Dr Yasmin Hussain
Associate Professor in Ethnicity and Racism Studies
I came to Leeds in 1999, initially working on a project called Disability, Ethnicity and Young People. I then moved to the department of Sociology and Social Policy. Previous to this, I completed my doctorate at the University of Bradford, looking at the identity of British South Asian women within the realm of literature and film.
My main interests are ethnicity, gender and terrorism. I have carried out research on the urban 'riots' in 2001 and a Joseph Rountree Foundation-funded project entitled "The Role of Higher Education in providing Opportunities for Young South Asian Women" with Dr Paul Bagguley. I am currently working with Dr Bagguley on a project analysing the impact of the London bombings.
I am the module convenor for 'Introduction to Race and Ethnicity' at level 1 and 'Ethnicity and Popular Culture' at level 3.
I also supervise undergraduate, MA and PhD dissertations within the areas of my expertise.
I am currently supervising students in the following areas.
- Community cohesion within Oldham and youth work
- Ethnicity, and identity of Zainichi Koreans
- Caste, identity and Bangladeshis in Manchester
I am happy to supervise promising students in the areas of my research interests.
‘I know my roots are Indian but my thinking is Kiwi’: hybridisation, identity and ‘Indians’ in New Zealand’, South Asian Diaspora 2018,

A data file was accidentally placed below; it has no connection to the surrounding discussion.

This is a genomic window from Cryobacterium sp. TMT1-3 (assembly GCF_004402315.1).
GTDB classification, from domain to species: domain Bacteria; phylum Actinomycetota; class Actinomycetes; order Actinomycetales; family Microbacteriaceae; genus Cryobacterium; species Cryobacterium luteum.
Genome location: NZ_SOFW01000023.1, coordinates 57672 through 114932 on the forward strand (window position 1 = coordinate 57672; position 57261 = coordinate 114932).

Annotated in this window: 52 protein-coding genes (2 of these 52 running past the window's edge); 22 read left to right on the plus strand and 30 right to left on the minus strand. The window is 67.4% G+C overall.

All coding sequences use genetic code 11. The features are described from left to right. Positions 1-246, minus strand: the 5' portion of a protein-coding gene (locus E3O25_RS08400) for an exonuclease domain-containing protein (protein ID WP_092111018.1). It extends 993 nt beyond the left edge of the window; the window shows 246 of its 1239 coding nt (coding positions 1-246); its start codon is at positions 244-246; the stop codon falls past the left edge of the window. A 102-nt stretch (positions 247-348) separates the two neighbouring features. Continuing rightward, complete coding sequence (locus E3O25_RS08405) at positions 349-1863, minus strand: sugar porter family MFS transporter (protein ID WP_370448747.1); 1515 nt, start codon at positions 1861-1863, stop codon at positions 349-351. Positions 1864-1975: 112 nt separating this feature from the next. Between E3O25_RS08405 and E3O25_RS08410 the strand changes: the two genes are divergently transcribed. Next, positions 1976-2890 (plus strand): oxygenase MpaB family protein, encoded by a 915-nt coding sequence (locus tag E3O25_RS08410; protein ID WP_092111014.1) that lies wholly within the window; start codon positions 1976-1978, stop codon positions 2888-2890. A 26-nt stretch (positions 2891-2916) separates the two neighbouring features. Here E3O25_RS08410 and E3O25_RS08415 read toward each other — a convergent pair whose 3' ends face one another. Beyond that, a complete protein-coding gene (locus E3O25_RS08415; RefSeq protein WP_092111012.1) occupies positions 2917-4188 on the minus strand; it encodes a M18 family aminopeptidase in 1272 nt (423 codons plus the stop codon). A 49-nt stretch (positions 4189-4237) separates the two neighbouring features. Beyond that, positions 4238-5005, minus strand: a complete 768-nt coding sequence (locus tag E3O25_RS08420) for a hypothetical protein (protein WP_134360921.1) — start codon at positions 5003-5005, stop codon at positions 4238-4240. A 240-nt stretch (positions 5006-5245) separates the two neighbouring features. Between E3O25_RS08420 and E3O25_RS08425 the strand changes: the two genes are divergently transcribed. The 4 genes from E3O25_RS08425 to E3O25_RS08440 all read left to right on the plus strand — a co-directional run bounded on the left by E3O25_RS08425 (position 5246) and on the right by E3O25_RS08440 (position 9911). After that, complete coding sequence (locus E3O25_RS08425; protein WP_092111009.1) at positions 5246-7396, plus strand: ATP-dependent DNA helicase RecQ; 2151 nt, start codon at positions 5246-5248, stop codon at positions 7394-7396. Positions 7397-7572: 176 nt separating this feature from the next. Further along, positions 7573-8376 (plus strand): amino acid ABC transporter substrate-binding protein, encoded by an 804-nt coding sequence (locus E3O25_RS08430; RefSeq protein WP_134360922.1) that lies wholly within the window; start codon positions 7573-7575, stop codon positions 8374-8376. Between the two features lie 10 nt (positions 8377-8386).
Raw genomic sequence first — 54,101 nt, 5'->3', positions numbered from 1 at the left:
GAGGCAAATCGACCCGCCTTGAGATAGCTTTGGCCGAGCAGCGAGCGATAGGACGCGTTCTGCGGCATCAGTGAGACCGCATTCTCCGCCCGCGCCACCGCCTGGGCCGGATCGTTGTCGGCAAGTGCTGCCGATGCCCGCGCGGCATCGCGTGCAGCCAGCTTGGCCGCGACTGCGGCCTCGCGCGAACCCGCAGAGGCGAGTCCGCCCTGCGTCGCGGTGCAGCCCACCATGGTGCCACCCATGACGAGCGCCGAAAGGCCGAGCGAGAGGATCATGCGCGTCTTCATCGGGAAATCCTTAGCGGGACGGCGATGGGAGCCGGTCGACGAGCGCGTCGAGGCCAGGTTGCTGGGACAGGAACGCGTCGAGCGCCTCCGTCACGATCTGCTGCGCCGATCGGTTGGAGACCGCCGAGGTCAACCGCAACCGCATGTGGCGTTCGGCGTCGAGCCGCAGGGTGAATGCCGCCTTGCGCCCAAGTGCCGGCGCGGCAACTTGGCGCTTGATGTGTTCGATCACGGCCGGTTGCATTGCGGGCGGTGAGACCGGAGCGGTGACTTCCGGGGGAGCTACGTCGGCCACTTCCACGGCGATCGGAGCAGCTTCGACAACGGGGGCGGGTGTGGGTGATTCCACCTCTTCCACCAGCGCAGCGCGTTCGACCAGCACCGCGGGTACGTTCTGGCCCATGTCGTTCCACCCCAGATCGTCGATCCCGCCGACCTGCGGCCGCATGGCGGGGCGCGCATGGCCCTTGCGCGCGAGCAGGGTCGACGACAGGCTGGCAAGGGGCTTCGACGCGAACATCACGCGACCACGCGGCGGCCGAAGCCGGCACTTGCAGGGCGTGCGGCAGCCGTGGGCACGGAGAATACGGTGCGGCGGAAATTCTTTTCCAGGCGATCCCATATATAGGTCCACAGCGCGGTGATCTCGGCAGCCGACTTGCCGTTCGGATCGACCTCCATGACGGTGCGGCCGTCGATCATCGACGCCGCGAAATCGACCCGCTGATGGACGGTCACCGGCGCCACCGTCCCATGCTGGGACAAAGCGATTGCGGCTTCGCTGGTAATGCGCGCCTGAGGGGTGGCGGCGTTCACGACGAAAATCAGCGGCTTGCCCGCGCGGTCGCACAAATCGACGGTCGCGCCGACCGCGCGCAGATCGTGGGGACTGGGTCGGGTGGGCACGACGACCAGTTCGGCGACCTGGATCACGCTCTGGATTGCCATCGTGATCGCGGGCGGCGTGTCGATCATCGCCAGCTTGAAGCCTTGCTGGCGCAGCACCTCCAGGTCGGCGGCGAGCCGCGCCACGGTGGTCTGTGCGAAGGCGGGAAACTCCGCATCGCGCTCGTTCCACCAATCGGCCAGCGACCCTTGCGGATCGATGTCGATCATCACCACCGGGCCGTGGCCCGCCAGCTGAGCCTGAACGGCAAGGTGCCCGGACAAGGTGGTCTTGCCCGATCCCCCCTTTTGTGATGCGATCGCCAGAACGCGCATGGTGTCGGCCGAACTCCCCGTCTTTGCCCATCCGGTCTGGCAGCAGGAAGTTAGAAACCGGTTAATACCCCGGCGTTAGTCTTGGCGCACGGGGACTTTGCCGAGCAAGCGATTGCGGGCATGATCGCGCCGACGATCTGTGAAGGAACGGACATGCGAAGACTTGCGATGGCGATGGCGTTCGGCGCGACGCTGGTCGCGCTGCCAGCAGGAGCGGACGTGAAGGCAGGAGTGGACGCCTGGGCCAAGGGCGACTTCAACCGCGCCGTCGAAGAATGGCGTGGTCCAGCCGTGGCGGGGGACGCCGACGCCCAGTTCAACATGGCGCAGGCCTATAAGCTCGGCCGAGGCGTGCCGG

DOI: 10.1080/19438192.2018.1464697, Repository URL: http://eprints.whiterose.ac.uk/128062/
‘Late Modern Muslims: theorising Islamic identities amongst university students’, in Muslim Students, Education and Neoliberalism Schooling a 'Suspect Community, ed. by Mac an Ghaill M and Haywood C (London: Palgrave Macmillan, 2017), 35-49,
DOI: 10.1057/978-1-137-56921-9_3, Repository URL: http://eprints.whiterose.ac.uk/100062/
‘The Bradford 'riot' of 2001: the diversity of action’, in Rioting in the UK and France: A comparative analysis, ed. by Waddington D, Jobard F and King M (Cullompton: Willan, 2009), 71-80,
‘Ethnicity, disability and young people’, in Disability, Culture and Identity, ed. by Riddell S and Watson N (London: Pearson Education, 2003), 161-179,